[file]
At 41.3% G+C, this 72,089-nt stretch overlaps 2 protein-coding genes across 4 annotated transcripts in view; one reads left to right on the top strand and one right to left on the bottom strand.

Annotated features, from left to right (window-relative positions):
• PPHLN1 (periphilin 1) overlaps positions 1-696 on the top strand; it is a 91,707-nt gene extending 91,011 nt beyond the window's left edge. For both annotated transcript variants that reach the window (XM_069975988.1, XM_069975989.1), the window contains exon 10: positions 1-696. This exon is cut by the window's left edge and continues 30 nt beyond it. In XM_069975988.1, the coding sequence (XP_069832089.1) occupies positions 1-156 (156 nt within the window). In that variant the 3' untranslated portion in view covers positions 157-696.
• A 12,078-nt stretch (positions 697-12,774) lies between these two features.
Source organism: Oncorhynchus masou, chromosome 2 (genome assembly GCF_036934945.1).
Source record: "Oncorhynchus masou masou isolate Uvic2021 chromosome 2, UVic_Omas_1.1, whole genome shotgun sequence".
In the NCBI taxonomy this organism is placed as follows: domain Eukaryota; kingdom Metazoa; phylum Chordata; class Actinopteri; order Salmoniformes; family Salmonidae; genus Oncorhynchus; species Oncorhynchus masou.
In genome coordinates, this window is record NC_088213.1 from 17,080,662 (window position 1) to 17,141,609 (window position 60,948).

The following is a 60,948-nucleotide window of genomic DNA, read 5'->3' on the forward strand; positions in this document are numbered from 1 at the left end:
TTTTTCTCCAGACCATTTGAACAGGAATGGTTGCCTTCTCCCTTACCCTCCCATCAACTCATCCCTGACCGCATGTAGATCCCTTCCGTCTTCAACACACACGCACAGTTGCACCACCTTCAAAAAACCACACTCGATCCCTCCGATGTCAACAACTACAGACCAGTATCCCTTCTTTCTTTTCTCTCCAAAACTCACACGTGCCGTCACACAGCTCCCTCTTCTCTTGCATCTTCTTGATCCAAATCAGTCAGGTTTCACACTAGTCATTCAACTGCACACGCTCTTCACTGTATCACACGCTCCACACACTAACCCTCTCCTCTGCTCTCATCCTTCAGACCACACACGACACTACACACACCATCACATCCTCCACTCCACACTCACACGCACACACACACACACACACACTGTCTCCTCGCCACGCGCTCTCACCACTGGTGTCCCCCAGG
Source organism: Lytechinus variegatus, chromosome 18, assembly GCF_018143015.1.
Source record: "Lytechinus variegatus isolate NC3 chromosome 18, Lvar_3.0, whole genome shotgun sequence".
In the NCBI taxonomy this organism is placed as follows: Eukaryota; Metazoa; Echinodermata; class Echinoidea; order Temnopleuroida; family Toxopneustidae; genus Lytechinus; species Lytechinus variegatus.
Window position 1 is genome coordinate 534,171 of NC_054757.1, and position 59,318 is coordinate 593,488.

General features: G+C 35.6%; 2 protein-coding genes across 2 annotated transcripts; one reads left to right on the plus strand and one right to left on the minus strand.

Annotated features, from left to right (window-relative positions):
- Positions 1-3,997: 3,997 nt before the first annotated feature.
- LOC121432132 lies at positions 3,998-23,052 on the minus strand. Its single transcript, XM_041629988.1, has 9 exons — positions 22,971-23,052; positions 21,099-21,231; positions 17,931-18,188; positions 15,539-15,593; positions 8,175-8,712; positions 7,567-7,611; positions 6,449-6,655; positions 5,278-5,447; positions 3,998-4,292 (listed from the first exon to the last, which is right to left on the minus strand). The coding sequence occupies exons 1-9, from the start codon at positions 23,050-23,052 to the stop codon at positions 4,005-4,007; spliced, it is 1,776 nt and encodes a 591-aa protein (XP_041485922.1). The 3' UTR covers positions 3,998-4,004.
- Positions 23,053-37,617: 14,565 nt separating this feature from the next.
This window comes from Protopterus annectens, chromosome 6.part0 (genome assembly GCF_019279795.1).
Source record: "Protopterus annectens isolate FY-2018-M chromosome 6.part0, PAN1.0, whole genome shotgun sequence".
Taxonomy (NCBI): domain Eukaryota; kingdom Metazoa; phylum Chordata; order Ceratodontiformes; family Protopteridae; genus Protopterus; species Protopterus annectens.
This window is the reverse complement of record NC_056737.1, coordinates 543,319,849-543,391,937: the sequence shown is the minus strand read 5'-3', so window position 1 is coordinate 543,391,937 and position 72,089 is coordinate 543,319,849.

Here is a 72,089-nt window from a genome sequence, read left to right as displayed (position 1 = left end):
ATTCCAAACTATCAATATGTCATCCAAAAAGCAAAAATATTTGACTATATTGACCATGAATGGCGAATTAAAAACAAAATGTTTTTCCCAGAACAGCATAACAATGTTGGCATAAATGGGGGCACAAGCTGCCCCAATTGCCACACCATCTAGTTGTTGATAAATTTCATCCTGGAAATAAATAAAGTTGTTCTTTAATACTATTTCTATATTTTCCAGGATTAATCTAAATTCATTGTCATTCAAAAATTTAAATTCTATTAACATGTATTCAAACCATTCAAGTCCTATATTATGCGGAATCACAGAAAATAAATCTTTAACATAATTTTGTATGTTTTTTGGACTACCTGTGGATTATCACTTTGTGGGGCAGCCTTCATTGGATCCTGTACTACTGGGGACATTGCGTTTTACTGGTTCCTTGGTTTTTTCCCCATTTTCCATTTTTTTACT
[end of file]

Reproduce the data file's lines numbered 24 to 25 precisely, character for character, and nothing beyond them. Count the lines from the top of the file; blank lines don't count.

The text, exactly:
Here is a 72,089-nt window from a genome sequence, read left to right as displayed (position 1 = left end):
ATTCCAAACTATCAATATGTCATCCAAAAAGCAAAAATATTTGACTATATTGACCATGAATGGCGAATTAAAAACAAAATGTTTTTCCCAGAACAGCATAACAATGTTGGCATAAATGGGGGCACAAGCTGCCCCAATTGCCACACCATCTAGTTGTTGATAAATTTCATCCTGGAAATAAATAAAGTTGTTCTTTAATACTATTTCTATATTTTCCAGGATTAATCTAAATTCATTGTCATTCAAAAATTTAAATTCTATTAACATGTATTCAAACCATTCAAGTCCTATATTATGCGGAATCACAGAAAATAAATCTTTAACATAATTTTGTATGTTTTTTGGACTACCTGTGGATTATCACTTTGTGGGGCAGCCTTCATTGGATCCTGTACTACTGGGGACATTGCGTTTTACTGGTTCCTTGGTTTTTTCCCCATTTTCCATTTTTTTACT